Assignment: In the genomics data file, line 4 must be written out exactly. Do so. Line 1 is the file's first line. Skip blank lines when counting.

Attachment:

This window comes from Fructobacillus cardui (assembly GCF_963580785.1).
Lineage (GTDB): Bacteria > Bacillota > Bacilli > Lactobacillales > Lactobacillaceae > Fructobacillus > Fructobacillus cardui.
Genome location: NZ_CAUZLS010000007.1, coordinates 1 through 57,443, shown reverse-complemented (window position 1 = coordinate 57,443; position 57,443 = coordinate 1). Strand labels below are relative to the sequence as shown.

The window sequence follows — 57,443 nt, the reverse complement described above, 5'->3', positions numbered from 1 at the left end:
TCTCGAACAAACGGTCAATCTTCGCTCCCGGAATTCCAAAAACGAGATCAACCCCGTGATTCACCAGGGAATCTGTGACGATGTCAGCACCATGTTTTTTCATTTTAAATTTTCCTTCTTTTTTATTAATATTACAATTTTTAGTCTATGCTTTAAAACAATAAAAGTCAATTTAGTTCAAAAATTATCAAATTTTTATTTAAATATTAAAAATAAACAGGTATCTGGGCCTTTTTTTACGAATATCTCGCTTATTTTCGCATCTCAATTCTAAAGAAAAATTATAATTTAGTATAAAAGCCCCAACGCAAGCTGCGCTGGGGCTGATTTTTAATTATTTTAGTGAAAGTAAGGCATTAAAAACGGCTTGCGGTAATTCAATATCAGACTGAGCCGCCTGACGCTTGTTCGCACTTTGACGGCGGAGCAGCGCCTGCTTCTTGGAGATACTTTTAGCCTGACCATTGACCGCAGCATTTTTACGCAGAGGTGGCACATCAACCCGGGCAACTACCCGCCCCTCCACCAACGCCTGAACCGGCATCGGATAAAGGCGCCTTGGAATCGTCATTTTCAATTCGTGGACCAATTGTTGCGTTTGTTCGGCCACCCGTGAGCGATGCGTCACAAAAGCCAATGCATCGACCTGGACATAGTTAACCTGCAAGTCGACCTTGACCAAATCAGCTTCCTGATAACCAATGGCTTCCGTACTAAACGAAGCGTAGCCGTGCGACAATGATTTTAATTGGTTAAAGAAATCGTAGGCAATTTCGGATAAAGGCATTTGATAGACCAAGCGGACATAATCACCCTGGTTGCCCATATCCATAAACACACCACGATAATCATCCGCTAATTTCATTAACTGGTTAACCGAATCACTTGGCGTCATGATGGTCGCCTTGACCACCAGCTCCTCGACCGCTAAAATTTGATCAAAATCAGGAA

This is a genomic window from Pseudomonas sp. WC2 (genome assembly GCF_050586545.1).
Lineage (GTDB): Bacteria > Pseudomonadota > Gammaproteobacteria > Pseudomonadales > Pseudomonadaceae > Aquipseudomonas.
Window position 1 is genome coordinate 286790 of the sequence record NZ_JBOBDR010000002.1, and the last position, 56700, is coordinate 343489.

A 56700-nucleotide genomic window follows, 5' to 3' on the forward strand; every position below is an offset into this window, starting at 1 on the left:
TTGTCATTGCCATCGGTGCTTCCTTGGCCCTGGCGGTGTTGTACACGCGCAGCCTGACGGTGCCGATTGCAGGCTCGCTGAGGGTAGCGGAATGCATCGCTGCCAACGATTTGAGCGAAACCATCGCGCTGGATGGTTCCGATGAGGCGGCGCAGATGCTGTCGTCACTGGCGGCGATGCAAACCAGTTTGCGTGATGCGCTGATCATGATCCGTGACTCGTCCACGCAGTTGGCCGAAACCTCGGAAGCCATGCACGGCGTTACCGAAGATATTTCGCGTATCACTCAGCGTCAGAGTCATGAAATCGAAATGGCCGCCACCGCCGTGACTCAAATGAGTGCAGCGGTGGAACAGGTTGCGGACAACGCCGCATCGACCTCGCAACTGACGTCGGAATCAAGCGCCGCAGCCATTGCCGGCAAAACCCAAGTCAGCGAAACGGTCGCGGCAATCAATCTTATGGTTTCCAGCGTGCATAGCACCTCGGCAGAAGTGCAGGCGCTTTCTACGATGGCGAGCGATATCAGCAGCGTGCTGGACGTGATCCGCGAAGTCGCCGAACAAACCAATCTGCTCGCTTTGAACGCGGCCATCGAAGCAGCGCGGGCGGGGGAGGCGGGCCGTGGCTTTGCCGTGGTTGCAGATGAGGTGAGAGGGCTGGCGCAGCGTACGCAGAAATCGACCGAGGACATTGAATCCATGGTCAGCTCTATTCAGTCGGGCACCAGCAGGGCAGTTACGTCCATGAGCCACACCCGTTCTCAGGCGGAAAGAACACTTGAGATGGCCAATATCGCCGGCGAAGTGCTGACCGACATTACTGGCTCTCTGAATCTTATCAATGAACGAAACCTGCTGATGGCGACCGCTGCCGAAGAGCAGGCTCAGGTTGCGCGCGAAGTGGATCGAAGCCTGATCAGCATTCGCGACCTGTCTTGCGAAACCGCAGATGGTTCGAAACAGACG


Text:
The window sequence follows — 57,443 nt, the reverse complement described above, 5'->3', positions numbered from 1 at the left end: